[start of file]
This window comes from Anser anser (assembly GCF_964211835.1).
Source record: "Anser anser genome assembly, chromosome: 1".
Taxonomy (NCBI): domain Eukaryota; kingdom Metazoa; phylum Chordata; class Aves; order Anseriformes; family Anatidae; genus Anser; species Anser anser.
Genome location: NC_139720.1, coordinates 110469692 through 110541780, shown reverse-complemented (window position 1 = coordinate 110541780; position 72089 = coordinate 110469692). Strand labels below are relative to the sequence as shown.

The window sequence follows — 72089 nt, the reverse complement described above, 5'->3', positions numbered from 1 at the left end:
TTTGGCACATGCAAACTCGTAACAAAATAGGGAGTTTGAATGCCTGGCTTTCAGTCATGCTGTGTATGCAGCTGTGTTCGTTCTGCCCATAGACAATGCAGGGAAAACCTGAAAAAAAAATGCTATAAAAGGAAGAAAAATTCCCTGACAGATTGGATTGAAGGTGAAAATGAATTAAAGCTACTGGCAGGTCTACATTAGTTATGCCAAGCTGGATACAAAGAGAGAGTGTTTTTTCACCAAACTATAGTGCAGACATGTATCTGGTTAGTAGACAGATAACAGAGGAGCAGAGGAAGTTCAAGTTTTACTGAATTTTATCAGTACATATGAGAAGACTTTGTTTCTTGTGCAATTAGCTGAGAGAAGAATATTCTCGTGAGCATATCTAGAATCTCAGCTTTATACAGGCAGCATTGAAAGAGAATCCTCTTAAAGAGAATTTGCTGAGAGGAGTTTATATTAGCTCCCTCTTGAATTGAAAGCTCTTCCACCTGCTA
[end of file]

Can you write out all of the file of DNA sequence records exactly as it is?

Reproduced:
This window comes from Anser anser (assembly GCF_964211835.1).
Source record: "Anser anser genome assembly, chromosome: 1".
Taxonomy (NCBI): domain Eukaryota; kingdom Metazoa; phylum Chordata; class Aves; order Anseriformes; family Anatidae; genus Anser; species Anser anser.
Genome location: NC_139720.1, coordinates 110469692 through 110541780, shown reverse-complemented (window position 1 = coordinate 110541780; position 72089 = coordinate 110469692). Strand labels below are relative to the sequence as shown.

The window sequence follows — 72089 nt, the reverse complement described above, 5'->3', positions numbered from 1 at the left end:
TTTGGCACATGCAAACTCGTAACAAAATAGGGAGTTTGAATGCCTGGCTTTCAGTCATGCTGTGTATGCAGCTGTGTTCGTTCTGCCCATAGACAATGCAGGGAAAACCTGAAAAAAAAATGCTATAAAAGGAAGAAAAATTCCCTGACAGATTGGATTGAAGGTGAAAATGAATTAAAGCTACTGGCAGGTCTACATTAGTTATGCCAAGCTGGATACAAAGAGAGAGTGTTTTTTCACCAAACTATAGTGCAGACATGTATCTGGTTAGTAGACAGATAACAGAGGAGCAGAGGAAGTTCAAGTTTTACTGAATTTTATCAGTACATATGAGAAGACTTTGTTTCTTGTGCAATTAGCTGAGAGAAGAATATTCTCGTGAGCATATCTAGAATCTCAGCTTTATACAGGCAGCATTGAAAGAGAATCCTCTTAAAGAGAATTTGCTGAGAGGAGTTTATATTAGCTCCCTCTTGAATTGAAAGCTCTTCCACCTGCTA